Such was the ruthless weather, it was a lucky golfer in these islands who managed to get in a game over Christmas.
So I count myself fortunate that I played on Boxing Day and, but for a stomach bug, I would have played on the following day, too.
This turned out to be a blessing, for there's no doubt there was a humiliating fate awaiting me had I been able to play in the Egg Cup.
Although we dodged most of the nasty stuff on the south Wales coast, our course was frozen solid in the days leading up to Christmas Day. But it thawed enough to allow us to play our Boxing Day cross-country event.
Had this been a normal competition they wouldn't have opened the course as several greens were like ice-rinks but, as the name suggests, the cross-country is in no way normal.
The nine holes, some of them 800 or 900 yards long, go from the first to the fourth, the fourth to the fifth, the sixth to the seventh and so on.
Mostly, they traverse the fairways so that trees, hedges and ditches are in front of you instead of down the sides.
The format is greensome foursomes, in which both of you drive, you select the better one and then play alternately.
It benefits the big hitters but the man playing the second shot usually faces the bigger problems. It helps, therefore, if the better player takes the second shot.
However, that requires the other player to hit a good enough drive. I did win this event five years ago but then I was playing with a two-handicapper and was driving well enough for him to take a few second shots.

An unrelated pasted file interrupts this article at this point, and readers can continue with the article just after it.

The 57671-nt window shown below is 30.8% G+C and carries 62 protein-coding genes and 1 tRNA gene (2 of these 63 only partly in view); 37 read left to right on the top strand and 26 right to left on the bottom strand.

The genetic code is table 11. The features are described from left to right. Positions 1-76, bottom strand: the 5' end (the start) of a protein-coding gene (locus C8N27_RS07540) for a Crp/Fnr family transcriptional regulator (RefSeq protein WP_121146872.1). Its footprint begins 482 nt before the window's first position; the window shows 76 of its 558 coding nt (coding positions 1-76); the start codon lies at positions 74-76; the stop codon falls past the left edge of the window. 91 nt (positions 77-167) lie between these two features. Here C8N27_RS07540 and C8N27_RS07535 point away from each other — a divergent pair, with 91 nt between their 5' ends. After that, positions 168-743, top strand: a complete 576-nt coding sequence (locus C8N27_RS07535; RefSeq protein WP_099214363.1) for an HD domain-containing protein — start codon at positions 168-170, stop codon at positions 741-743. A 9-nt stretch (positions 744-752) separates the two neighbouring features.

This time, unfortunately, my tee-shots were neither long nor straight enough and I was taking my partner Bob's drive with erratic results.
But it didn't matter, as it turned out. Usually we are finished before noon but this year there were over 100 of us and play was much slower.
Bob's wife was cooking lunch for 13 and he had to pick up some elderly relatives so, with two holes to play, he had to go.
I didn't get the feeling his departure was a tragedy for him. But I enjoyed the outing and we had a curry waiting back at the clubhouse.
It wasn't the curry, but I was stricken with a stomach upset that kept me off food and drink for 24 hours and which meant I had to withdraw from the Egg Cup. This is a competition organised annually by Arwyn to celebrate his birthday. As an ex-bank manager it's the only way he can get people to help him celebrate.
I regret having to pull out but he had 48 taking part and he won it himself with 41 points. But the best part, for him, was that his son-in-law, Killian, won the booby prize with 24 points.
Killian, who plays off 19 at the Donabate Golf Club near Dublin, came over with the intention of winning the trophy. Instead, he received a gift which Arwyn had received as a present and was happy to unload. It was a naff mug filled with chocolate golf balls. At the presentation Arwyn scoffed: "This is a mug for a mug who thought he was chocolate."
Had I played, I was likely to have scored fewer points than Killian and if he said that about his son-in-law, what would he have said about me?
Tip of the week
No 33: positive thinking
Why is it that you know some shots will be good before you hit the ball, others you never feel comfortable over and rarely hit well? Think of the best shot you ever hit. Now the next best. Bet you can't think of the third best. Why? So much of our emotion is used negatively on the course. We remember our bad shots because we react so emotionally to them.
When was the last time you fist-pumped off a green because you were so happy you holed a putt? Or gave yourself a pat on the back for hitting a good approach? These are the shots we expect to execute well, so we never celebrate. Instead our energy goes into cursing bad shots.
Try to remember every good shot, and don't be afraid to feel passionate about hitting them. We need to remember and visualise these achievements to re-enact them and perform well under pressure.
Simon Iliffe, Head Professional, Purley Downs GC, Surrey www.theshortgame.co.uk